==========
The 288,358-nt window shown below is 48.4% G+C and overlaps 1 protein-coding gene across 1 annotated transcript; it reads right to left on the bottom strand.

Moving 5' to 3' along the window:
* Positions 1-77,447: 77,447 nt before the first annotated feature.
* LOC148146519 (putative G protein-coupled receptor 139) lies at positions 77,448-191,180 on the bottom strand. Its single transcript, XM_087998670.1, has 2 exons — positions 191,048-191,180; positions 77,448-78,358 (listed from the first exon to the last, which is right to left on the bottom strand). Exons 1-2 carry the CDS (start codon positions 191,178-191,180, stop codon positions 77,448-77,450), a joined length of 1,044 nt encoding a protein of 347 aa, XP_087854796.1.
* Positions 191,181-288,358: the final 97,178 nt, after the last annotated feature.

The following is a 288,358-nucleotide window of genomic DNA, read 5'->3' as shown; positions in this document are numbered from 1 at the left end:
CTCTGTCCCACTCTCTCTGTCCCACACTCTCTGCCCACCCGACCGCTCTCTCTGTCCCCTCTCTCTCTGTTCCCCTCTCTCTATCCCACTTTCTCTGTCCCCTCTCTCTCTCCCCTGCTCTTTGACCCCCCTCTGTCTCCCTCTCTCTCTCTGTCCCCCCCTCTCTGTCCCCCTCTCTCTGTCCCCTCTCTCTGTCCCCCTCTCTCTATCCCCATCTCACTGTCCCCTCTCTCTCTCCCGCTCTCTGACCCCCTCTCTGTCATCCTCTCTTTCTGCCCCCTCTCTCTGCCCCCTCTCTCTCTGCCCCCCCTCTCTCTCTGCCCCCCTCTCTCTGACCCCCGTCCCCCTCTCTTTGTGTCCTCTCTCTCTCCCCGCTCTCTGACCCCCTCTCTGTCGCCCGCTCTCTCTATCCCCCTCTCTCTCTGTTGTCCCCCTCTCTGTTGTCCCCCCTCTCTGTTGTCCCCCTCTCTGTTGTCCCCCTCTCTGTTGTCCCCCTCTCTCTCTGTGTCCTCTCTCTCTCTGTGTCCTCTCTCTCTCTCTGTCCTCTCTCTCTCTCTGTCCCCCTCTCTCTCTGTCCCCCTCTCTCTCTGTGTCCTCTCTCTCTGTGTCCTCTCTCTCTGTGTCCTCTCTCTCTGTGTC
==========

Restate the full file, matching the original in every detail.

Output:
The 288,358-nt window shown below is 48.4% G+C and overlaps 1 protein-coding gene across 1 annotated transcript; it reads right to left on the bottom strand.

Moving 5' to 3' along the window:
* Positions 1-77,447: 77,447 nt before the first annotated feature.
* LOC148146519 (putative G protein-coupled receptor 139) lies at positions 77,448-191,180 on the bottom strand. Its single transcript, XM_087998670.1, has 2 exons — positions 191,048-191,180; positions 77,448-78,358 (listed from the first exon to the last, which is right to left on the bottom strand). Exons 1-2 carry the CDS (start codon positions 191,178-191,180, stop codon positions 77,448-77,450), a joined length of 1,044 nt encoding a protein of 347 aa, XP_087854796.1.
* Positions 191,181-288,358: the final 97,178 nt, after the last annotated feature.

The following is a 288,358-nucleotide window of genomic DNA, read 5'->3' as shown; positions in this document are numbered from 1 at the left end:
CTCTGTCCCACTCTCTCTGTCCCACACTCTCTGCCCACCCGACCGCTCTCTCTGTCCCCTCTCTCTCTGTTCCCCTCTCTCTATCCCACTTTCTCTGTCCCCTCTCTCTCTCCCCTGCTCTTTGACCCCCCTCTGTCTCCCTCTCTCTCTCTGTCCCCCCCTCTCTGTCCCCCTCTCTCTGTCCCCTCTCTCTGTCCCCCTCTCTCTATCCCCATCTCACTGTCCCCTCTCTCTCTCCCGCTCTCTGACCCCCTCTCTGTCATCCTCTCTTTCTGCCCCCTCTCTCTGCCCCCTCTCTCTCTGCCCCCCCTCTCTCTCTGCCCCCCTCTCTCTGACCCCCGTCCCCCTCTCTTTGTGTCCTCTCTCTCTCCCCGCTCTCTGACCCCCTCTCTGTCGCCCGCTCTCTCTATCCCCCTCTCTCTCTGTTGTCCCCCTCTCTGTTGTCCCCCCTCTCTGTTGTCCCCCTCTCTGTTGTCCCCCTCTCTGTTGTCCCCCTCTCTCTCTGTGTCCTCTCTCTCTCTGTGTCCTCTCTCTCTCTCTGTCCTCTCTCTCTCTCTGTCCCCCTCTCTCTCTGTCCCCCTCTCTCTCTGTGTCCTCTCTCTCTGTGTCCTCTCTCTCTGTGTCCTCTCTCTCTGTGTC